On the Clock
I knew I was shaving it close.
It was one of those days when my to-do list left no wiggle room. Between the second I backed the car out of the garage and the dog’s grooming appointment two hours later,I had to drop off my husband’s suit at the cleaners, pick up my prescription, mail bills, and do the grocery shopping. I closed my eyes and visualized all my destinations, trying to find the straightest route through the maze of my day. I plunked the grocery shopping in the middle of my errand list and drove off.
I may pull this off after all, I thought, as I marched toward the supermarket door after snagging a parking spot near the entrance. Placing my purse on the kiddies’ seat portion of the cart, I reached in to grab my shopping list and felt everything but that one piece of paper. Peering inside, I rooted urgently around its contents but to no avail. Facepalm! I could see it lying where I had left it on the kitchen table.
I hate it when I do dumb things like that.
I ground my teeth and entertained the notion of shopping without it, but my chances of recalling everything – when I couldn’t even remember to bring the list in the first place – were nil. My sigh was more a growl as I surrendered my grand parking spot to return home for the list.
I promised myself I was going to sail through this store in record time when I returned 15 minutes later. I was just reaching for a grapefruit when I heard a familiar voice call my name. I turned to see Marcia from my quilting circle at church clutching the handle of her cart that was parked just behind me. Her hair, usually salon perfect, looked like an explosion in a wheat silo and really, there was no way her striped slacks could have gone with the floral fabric of her blouse. She must have seen the curiosity on my face, because she began to speak in a rush of words, even though I really had no time to chat. No time at all.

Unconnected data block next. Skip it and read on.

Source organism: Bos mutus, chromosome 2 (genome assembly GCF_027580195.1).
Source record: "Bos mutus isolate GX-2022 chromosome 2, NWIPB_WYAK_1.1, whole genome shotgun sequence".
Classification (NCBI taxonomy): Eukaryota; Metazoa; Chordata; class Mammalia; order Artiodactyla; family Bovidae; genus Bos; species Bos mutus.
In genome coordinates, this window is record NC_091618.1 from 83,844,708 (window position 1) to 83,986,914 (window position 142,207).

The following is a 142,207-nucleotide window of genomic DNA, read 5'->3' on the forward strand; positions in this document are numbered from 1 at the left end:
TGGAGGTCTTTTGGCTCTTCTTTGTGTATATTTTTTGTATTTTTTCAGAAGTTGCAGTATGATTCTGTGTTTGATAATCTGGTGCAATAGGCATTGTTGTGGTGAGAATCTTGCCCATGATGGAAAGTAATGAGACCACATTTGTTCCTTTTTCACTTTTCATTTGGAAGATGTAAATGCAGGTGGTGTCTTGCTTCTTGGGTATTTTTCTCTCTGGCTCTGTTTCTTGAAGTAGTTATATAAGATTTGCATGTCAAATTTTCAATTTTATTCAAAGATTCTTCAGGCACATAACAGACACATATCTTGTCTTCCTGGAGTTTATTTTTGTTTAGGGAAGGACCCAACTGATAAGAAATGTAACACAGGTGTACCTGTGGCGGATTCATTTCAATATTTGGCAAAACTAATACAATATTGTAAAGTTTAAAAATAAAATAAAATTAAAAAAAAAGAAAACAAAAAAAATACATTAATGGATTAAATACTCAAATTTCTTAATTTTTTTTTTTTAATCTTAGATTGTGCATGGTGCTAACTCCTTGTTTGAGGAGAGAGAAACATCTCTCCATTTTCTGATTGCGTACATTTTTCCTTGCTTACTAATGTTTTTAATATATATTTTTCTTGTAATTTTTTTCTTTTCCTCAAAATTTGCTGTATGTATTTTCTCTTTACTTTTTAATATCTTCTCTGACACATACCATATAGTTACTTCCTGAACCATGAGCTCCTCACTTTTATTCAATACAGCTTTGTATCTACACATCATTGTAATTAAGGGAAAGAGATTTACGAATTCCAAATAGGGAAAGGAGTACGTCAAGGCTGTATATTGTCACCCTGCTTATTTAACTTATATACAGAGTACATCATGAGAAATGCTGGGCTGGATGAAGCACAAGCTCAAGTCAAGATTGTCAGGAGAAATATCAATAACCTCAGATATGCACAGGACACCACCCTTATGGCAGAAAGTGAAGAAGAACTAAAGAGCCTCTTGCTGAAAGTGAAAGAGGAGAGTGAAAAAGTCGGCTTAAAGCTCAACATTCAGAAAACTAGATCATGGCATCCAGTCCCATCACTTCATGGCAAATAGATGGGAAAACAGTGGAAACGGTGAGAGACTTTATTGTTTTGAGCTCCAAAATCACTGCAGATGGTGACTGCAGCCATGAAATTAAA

“Oh, it’s so good to see a friend!” Marcia’s hand flew to her hair. “I know I must look a fright, but it’s been a horrendous week. I got a phone call at four in the morning a week ago telling me Mom had a stroke. Dad’s a wreck, of course and I’ve been running between the hospital and the house, trying to take care of Dad and keep up with Mom. It hurts so much to see her laying there, her right side paralyzed. I don’t know what will happen or how Dad will manage.”
Marcia shook her head, fighting tears. My heart broke for her. I reached my arms around her and held her tight, right there in the produce department.
“It’s so hard when these things happen,” I said, patting her back. “You remember what I went through with my parents last year. But somehow God gets us through even when we can’t see how.” I looked into her eyes and smiled. “And He uses friends to help,” I added.
After I slammed the trunk lid down over my grocery bags and slid behind the wheel of the car, I moved the drug store and post office errands to after the dog’s appointment.Spending time with Marcia had blown my schedule to pieces but I realized something wonderful.
I would have arrived too early at the supermarket for the divine appointment with her had I not forgotten my grocery list. God had that meeting planned all along and comforting her turned out to be best of what I was supposed to do that day.
I grinned as I turned on the ignition and whispered, “God, I love the way You work.”
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